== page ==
In my twenties, I had an embarrassing secret. One day, I chose to share it with a teenaged drifter named Sam, who was crashing that week at a local shelter before lighting out for Seattle.
I had been interviewing Sam -- on a purple couch, in the game room upstairs -- for a newspaper story on homeless runaways. He was an angel-faced boy of seventeen and had been showing me his poetry. It was handwritten and earnest. Oh Sam!
"Do you like poetry?" he asked. I paused, considering my secret.
"Some kinds," I said vaguely.
"Like what?" Sam asked, looking like a cross between James Dean and a puppy.
I eyed him levelly. The hell with it.
"I like poems that rhyme," I confessed.
Shock, confusion, and disappointment played across Sam's porcelain features. "Oh," he managed to say. "Yeah. Well . . ." Probably Sam had to get going. His life story was being penned by a slack-jawed idiot. Rhyme!
For this faux pas, I blamed one Edgar Allan Poe. Back home, on the bookshelf next to the medical treatises available to anyone who might want to become a doctor, was an American literature anthology. Inside, at around age ten, I found the best poem ever written. It was called The Raven.
It was the epitome of good poetry: a brilliant person, showing off. No one I knew could do anything like it: "The Raven" was so right, it seemed like God had written it. Yet it was just some syphilitic drunk with a pen in his hand. This was the magic of a good poem-that-rhymed.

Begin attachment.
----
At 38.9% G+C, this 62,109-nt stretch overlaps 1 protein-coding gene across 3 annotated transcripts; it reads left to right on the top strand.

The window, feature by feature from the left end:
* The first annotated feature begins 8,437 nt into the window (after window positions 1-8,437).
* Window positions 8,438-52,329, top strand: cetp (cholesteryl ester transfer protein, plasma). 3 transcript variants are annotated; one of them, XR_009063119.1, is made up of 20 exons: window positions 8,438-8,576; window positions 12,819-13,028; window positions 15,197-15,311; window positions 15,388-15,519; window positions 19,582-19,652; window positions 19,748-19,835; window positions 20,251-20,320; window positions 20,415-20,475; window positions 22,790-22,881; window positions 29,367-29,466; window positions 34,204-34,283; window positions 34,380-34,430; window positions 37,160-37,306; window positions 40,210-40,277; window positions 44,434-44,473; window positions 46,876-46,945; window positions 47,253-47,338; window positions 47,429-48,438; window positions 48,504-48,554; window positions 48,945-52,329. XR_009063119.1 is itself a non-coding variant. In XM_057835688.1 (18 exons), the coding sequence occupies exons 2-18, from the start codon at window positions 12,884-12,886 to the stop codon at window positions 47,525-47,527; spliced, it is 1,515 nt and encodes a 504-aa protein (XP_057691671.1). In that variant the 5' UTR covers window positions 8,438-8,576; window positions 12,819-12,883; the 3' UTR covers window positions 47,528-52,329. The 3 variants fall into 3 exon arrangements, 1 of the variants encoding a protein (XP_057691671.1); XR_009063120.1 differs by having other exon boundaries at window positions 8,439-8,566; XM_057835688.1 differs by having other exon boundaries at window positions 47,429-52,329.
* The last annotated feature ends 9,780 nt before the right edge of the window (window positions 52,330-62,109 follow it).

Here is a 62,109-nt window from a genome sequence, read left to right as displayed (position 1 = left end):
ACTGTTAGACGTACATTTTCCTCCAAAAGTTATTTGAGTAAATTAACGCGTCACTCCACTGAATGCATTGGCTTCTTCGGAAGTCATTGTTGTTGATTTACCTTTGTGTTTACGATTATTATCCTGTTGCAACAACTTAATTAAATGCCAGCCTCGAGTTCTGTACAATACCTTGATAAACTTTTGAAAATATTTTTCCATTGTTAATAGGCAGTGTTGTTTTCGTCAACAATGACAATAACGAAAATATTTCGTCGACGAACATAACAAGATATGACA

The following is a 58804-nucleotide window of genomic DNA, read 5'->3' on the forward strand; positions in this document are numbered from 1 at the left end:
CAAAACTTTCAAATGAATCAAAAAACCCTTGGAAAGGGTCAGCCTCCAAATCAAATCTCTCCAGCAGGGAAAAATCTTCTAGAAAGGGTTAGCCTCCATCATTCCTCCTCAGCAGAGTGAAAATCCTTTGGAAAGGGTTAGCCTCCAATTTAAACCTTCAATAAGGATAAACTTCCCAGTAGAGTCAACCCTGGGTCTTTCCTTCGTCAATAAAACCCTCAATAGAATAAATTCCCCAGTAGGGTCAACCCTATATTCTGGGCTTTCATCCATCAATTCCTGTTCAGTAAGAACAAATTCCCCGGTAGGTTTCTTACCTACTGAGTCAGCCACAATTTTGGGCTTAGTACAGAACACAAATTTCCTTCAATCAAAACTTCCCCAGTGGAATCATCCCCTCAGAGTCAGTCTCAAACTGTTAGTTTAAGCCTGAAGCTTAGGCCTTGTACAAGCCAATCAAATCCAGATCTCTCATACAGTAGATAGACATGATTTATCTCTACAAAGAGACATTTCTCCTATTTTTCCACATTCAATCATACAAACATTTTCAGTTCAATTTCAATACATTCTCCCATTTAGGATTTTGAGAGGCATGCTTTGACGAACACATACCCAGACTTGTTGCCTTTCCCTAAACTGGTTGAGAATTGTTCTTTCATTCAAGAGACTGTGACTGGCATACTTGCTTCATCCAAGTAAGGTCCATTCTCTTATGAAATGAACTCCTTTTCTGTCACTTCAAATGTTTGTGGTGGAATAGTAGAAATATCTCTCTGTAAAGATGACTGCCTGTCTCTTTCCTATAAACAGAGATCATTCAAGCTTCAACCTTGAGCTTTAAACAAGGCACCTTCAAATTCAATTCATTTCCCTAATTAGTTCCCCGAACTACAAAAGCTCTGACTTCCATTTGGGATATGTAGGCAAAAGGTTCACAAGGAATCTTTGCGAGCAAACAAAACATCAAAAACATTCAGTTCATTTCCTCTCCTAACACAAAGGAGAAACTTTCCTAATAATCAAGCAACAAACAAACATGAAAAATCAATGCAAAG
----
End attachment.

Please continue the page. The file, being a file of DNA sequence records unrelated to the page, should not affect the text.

As an English major, I was assigned less Poe, more Gloria Anzaldua: a Chicana poet from Texas who mined the themes of race and identity. As I was not interested in my own, rather colorful ethnicity (Indo-Hungarian-American), I was hard-pressed to care whether anyone else defined herself as a mestiza in free verse. It was just not my cup of tea. (Sorry, Gloria!)
I liked poems that rhymed.
Last year, I got on a kick and wrote a lot of poems. They came to me while I was driving to work or doing the dishes -- in rhyme schemes that were nothing fancy (couplets, etc), but got the job done. A handful of these seemed kind of good, or clever anyway. Maybe I should read them somewhere?
A local group hosts poetry readings twice a month, on Thursday nights. By 8 p.m. Thursday, my kids are at their dad's, so theoretically I could attend. In reality, I'm exhausted by the time they leave. If Poe himself were at the Open Mic, there is a 50 percent chance I would stay home, take a hot bath, and watch Maroon 5 videos in my kitchen.
The other thing is that -- unlike other people? -- I like poems that rhyme. When I envision standing up to speak, the first words I say into the microphone, facing a roomful of strangers, are:
"Er, this a rhyming poem. Sorry."
[Eye rolls, snorts of derision. Hey, you in the back -- is that -- Sam?]
That, in short, is my poetry problem. To which the answer is: Go anyway.